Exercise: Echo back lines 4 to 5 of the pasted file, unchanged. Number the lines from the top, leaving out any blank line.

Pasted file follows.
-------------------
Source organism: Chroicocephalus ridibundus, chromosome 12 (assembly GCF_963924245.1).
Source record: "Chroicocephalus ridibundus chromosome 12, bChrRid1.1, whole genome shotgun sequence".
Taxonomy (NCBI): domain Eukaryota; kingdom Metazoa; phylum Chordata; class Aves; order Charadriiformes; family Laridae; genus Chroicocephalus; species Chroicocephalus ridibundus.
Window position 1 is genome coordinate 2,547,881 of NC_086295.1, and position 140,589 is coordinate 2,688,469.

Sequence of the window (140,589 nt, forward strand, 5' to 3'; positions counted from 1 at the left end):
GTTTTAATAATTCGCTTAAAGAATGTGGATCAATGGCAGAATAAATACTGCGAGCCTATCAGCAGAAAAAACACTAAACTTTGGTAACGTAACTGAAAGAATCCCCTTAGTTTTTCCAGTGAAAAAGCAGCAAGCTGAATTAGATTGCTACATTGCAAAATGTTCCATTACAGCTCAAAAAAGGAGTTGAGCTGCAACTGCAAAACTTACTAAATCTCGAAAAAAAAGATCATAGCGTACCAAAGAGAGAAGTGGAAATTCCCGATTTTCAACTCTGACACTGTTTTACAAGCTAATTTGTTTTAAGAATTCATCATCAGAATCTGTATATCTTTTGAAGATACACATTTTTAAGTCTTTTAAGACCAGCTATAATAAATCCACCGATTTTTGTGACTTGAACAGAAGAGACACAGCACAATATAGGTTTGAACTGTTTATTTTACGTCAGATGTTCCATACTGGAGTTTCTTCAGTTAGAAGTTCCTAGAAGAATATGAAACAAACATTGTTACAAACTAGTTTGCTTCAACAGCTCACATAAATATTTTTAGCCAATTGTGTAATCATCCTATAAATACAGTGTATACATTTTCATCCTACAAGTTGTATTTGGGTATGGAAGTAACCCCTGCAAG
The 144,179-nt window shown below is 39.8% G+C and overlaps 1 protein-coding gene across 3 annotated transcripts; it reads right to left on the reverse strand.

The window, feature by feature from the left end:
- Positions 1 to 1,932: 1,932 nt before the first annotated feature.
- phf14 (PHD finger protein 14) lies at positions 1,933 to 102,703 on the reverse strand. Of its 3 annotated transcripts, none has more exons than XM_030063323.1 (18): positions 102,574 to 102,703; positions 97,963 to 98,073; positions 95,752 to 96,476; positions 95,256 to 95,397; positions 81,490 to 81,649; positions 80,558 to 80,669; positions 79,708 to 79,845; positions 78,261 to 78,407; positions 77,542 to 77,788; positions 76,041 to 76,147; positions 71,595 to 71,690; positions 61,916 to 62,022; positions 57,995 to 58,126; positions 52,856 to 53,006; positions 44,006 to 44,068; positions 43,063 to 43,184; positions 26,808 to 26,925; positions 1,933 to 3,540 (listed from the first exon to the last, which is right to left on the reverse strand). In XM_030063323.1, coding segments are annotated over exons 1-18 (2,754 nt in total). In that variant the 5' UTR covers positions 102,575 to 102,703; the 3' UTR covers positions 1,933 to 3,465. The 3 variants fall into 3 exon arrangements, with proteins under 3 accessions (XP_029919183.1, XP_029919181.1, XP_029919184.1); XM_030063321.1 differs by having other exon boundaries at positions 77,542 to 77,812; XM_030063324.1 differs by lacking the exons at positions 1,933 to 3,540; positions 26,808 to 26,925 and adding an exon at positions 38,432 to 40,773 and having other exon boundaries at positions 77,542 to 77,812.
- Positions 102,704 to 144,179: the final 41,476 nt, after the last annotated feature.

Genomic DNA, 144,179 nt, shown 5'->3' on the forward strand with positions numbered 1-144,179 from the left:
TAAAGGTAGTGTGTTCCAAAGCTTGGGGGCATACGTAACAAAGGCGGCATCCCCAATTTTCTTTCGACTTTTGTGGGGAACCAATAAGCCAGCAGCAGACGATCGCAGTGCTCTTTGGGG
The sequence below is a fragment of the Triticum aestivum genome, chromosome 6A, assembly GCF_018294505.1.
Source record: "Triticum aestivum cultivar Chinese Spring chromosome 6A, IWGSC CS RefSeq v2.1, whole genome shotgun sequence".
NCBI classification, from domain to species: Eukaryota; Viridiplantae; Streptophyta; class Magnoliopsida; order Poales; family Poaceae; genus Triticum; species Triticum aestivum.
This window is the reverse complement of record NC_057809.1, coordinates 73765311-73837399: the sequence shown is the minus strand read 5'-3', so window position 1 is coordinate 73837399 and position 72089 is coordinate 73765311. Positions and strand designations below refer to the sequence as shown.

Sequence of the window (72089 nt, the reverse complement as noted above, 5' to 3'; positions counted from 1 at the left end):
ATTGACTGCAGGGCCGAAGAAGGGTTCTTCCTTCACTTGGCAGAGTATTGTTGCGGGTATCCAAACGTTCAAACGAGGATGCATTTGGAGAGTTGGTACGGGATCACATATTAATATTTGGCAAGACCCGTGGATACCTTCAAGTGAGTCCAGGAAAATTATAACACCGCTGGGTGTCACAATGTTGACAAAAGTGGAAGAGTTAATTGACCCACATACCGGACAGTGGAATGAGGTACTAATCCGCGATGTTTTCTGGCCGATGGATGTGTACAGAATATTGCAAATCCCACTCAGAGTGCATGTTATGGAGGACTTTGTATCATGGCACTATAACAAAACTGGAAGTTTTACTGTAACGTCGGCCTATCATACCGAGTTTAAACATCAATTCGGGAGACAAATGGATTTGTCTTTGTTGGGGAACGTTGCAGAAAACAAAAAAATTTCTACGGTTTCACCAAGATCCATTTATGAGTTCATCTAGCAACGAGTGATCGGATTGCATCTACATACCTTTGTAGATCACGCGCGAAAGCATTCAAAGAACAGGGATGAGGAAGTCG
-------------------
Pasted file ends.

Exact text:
Window position 1 is genome coordinate 2,547,881 of NC_086295.1, and position 140,589 is coordinate 2,688,469.

Sequence of the window (140,589 nt, forward strand, 5' to 3'; positions counted from 1 at the left end):